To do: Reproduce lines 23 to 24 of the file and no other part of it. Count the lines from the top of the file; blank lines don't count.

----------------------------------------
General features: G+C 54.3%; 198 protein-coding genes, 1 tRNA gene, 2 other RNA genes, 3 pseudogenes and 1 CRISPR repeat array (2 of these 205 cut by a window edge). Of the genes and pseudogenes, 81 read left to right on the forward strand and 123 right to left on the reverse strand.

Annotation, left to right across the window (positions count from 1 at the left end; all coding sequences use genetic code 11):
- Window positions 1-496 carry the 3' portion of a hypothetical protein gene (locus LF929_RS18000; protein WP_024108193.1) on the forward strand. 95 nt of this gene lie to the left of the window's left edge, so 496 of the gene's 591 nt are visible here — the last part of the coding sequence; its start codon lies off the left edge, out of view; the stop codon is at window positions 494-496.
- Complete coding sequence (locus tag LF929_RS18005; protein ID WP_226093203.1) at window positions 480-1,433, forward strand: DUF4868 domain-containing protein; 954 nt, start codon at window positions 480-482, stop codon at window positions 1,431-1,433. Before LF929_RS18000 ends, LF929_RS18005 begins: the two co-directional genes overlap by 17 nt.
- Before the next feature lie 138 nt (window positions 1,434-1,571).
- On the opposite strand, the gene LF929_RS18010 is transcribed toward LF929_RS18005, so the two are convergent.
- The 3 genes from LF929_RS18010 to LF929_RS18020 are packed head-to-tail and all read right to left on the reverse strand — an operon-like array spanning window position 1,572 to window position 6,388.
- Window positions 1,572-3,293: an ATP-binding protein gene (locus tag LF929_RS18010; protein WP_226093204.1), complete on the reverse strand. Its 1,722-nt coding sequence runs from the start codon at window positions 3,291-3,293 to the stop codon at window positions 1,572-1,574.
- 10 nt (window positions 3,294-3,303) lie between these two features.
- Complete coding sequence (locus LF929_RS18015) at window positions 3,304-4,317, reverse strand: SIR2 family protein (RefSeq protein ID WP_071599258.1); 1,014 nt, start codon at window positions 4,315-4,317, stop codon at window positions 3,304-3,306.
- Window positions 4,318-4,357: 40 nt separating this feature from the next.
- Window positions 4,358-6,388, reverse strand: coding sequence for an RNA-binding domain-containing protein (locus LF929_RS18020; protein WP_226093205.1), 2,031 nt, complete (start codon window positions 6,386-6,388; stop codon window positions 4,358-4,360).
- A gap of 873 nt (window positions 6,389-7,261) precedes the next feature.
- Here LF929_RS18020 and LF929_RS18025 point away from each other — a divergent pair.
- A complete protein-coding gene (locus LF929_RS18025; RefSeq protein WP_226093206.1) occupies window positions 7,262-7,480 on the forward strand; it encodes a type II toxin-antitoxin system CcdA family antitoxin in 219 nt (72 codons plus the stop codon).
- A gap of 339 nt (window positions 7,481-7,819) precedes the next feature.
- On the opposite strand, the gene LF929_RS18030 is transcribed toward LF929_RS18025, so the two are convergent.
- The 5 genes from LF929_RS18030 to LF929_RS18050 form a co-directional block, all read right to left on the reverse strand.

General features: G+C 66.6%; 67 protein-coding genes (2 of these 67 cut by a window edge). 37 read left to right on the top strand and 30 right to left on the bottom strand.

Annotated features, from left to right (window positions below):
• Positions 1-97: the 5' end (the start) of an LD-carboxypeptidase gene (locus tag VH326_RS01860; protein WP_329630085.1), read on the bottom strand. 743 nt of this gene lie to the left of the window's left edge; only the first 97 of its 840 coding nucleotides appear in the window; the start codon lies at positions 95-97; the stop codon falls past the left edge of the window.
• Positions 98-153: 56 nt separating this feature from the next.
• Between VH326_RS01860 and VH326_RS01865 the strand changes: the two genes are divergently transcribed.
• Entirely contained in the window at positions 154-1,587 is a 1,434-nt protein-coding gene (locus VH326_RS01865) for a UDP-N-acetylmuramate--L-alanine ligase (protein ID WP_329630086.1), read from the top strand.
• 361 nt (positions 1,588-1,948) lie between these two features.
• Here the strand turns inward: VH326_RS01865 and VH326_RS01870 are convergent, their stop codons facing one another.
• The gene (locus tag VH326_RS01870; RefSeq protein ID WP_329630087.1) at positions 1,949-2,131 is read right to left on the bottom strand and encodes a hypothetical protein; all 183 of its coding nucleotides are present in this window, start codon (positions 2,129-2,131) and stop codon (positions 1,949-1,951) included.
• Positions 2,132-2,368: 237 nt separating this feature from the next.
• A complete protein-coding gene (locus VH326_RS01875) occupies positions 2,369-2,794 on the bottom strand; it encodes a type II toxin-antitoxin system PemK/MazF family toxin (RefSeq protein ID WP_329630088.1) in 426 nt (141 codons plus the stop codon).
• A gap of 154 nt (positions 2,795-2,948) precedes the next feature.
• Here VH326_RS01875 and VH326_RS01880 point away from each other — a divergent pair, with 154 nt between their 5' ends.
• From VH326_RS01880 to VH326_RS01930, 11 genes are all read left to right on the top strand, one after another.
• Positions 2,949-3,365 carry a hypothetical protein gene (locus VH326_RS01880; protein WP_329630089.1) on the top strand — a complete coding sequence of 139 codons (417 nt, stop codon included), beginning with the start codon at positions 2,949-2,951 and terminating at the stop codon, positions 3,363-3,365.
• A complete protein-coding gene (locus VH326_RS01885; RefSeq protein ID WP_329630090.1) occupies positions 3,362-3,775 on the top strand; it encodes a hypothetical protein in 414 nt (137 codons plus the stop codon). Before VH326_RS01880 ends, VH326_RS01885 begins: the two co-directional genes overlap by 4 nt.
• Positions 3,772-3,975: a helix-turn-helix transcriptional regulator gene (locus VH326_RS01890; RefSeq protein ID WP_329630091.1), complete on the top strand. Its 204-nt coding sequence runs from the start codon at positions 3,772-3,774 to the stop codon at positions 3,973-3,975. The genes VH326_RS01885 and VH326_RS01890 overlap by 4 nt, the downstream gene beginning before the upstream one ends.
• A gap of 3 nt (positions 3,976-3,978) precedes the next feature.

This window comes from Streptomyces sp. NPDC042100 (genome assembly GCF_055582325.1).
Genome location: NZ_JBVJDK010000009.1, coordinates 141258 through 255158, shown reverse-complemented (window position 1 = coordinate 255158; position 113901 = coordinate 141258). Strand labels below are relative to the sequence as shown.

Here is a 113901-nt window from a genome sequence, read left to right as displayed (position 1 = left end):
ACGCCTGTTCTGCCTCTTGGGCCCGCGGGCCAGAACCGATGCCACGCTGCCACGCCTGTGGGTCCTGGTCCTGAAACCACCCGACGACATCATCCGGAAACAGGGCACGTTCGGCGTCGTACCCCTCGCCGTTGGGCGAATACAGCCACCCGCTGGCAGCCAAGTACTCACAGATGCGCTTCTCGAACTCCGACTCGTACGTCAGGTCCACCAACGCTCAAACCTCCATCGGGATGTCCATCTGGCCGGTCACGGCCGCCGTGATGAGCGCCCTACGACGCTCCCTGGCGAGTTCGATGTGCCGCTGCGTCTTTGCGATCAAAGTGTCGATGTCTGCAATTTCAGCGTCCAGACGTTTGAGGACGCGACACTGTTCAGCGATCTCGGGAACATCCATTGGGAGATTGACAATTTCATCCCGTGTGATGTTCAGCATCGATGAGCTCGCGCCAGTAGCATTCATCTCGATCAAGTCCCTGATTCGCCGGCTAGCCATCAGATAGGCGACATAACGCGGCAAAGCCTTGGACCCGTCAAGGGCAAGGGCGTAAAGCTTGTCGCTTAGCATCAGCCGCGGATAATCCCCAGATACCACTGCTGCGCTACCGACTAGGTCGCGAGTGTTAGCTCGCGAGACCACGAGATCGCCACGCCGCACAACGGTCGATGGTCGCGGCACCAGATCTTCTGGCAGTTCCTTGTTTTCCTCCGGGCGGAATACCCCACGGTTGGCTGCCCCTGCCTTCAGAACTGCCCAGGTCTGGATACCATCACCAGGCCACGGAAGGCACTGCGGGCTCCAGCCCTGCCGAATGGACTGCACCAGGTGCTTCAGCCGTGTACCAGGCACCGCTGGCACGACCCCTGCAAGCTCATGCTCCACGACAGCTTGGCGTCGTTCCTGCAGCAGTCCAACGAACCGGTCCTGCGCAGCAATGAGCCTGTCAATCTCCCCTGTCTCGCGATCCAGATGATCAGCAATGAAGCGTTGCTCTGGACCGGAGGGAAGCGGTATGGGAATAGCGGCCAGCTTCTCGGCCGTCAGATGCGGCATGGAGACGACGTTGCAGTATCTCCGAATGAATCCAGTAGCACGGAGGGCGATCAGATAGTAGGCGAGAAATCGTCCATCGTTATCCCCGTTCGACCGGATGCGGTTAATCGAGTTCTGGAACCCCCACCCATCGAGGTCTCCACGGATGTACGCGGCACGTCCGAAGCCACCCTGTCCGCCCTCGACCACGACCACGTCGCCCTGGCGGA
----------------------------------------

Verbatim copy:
• Between VH326_RS01860 and VH326_RS01865 the strand changes: the two genes are divergently transcribed.
• Entirely contained in the window at positions 154-1,587 is a 1,434-nt protein-coding gene (locus VH326_RS01865) for a UDP-N-acetylmuramate--L-alanine ligase (protein ID WP_329630086.1), read from the top strand.